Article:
I'm working on an article in which I attempt to defend a "unified" theory of morality that takes insights from all the most popular moral theories in Western philosophy. The main principle of this moral theory is the following:
The best action is always the one we have most reason to believe will maximize the total long-term quality of sentient life.
Is this principle best described as consequentialist, deontological, or neither? Or perhaps is this question subjective? If this is flagged as subjective, I guess that would also answer my question.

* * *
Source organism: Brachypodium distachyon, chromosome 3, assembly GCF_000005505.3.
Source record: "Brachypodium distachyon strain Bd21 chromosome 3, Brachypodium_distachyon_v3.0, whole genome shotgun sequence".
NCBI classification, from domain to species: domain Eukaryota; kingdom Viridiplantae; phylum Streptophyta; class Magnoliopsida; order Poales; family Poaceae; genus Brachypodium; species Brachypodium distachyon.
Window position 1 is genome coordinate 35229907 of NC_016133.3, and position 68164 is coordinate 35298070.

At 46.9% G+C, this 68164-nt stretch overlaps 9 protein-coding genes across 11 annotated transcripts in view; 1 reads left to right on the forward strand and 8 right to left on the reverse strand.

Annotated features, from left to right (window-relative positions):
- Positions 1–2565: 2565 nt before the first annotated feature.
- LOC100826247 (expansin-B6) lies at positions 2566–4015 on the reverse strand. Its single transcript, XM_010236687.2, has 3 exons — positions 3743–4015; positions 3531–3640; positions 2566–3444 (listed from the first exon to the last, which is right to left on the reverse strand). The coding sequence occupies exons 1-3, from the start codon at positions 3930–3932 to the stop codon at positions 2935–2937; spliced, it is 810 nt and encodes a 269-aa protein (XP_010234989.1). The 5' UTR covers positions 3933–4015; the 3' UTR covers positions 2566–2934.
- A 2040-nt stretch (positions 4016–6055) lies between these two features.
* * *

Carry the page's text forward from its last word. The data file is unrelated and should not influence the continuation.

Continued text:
Update: I know the principle seems consequentialist at first sight, but my point is that by defining what's right not in terms of how good the actual consequences of an action are, but in terms of our reasons to believe those consequences would be good, I am not appealing directly to consequences. To use the terminology from the SEP, I define "the Good" in terms of consequences, but "the Right" in terms of our present beliefs, and I defend that "the Right" has priority over "the Good". This all sounds quite deontological, which makes me wonder if it would be reasonable to say this philosophy is perhaps a hybrid deontic-consequentialist philosophy.